This morning, NPR featured a story about a program at Northwestern Medical Center in Chicago that has enrolled people living with early stage dementia in the community in an improv class, coached by Christine Mary Dunford of Lookingglass Theater.
Similar activities, such as Anne Basting’s TimeSlips, have been used successfully for people with moderate to advanced cognitive impairment, but this is felt to be a unique program for those with milder symptoms.
NPR reports a variety of positive outcomes, including learning, creativity, socialization, in-the-moment engagement, and good old-fashioned fun. The 5-minute broadcast is worth listening to (http://www.npr.org/2011/08/15/139585522/improv-for-alzheimer-s-a-sense-of-accomplishment), but I’m going to focus here on one aspect of the report:
In one particularly enjoyable exercise, Dunford brings in common objects and asks the participants to take turns imagining the object transformed into something with a different purpose. (This taps into creative, out-of-the-box thinking and is something you might have seen improv comedy troupes do in their routines.) In this case, after each person states his or her re-interpretation of the object, the rest of the group validates the effort with an enthusiastic shout of ”Yes it is!”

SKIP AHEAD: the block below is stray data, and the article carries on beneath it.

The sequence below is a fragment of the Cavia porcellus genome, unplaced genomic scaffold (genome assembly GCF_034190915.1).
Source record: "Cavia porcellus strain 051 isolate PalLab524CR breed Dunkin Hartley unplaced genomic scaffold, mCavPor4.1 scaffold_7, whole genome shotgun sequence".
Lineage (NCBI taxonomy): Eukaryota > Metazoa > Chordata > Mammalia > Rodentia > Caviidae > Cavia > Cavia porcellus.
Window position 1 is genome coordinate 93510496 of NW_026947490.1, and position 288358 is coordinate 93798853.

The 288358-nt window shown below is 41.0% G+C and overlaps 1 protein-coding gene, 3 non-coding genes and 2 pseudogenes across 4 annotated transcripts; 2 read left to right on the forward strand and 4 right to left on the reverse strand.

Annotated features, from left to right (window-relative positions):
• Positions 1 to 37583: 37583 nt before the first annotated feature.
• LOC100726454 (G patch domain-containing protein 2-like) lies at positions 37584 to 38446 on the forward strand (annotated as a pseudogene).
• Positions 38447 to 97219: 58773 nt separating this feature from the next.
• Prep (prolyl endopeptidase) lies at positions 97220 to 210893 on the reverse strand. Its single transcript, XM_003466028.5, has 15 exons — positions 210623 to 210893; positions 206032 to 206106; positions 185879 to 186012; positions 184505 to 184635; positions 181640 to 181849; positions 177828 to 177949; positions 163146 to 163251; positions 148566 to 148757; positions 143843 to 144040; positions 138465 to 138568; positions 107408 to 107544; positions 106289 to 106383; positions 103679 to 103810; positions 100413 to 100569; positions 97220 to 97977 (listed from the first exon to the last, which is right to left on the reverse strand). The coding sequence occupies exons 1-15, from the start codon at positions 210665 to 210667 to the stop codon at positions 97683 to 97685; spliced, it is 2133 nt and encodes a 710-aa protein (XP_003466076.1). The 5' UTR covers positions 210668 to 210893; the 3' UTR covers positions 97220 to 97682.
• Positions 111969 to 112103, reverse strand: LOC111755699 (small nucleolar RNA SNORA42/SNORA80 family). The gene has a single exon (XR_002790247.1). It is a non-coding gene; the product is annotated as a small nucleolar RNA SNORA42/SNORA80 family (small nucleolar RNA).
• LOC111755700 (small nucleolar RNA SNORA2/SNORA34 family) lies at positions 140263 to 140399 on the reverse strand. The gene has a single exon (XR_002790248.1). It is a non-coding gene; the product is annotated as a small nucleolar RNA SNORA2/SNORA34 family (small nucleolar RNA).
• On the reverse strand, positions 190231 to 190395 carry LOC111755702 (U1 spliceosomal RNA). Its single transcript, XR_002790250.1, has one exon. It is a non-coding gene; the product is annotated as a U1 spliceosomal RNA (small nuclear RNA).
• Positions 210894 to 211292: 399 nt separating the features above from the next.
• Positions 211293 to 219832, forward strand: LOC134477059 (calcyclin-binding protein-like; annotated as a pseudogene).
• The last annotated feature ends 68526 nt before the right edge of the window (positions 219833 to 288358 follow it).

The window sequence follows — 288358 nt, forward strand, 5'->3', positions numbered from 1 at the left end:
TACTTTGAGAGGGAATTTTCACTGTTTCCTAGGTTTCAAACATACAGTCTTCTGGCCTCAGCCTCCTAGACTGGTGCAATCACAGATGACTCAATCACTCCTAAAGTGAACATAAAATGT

The ability of a group to play off of one person’s insight is a central part of an improv routine. But for people living with dementia, it has an additional benefit: it validates the concept of alternate realities.
Most of the time, people with dementia hear us say “No it isn’t”, when they offer their view of the world around them. We focus on the logic of their statements within our own frame of reference and then try to use logical arguments to shake them back to our reality, usually with less-than-ideal results.
This exercise reminds us that by understanding the person’s perspective, validating their efforts to express themselves in their unique manner, and proceeding from that point of reference, we can move people to a more positive experience and a heightened self-esteem.
Try it yourself next time you interact with a person who sees things differently, and see where it takes you!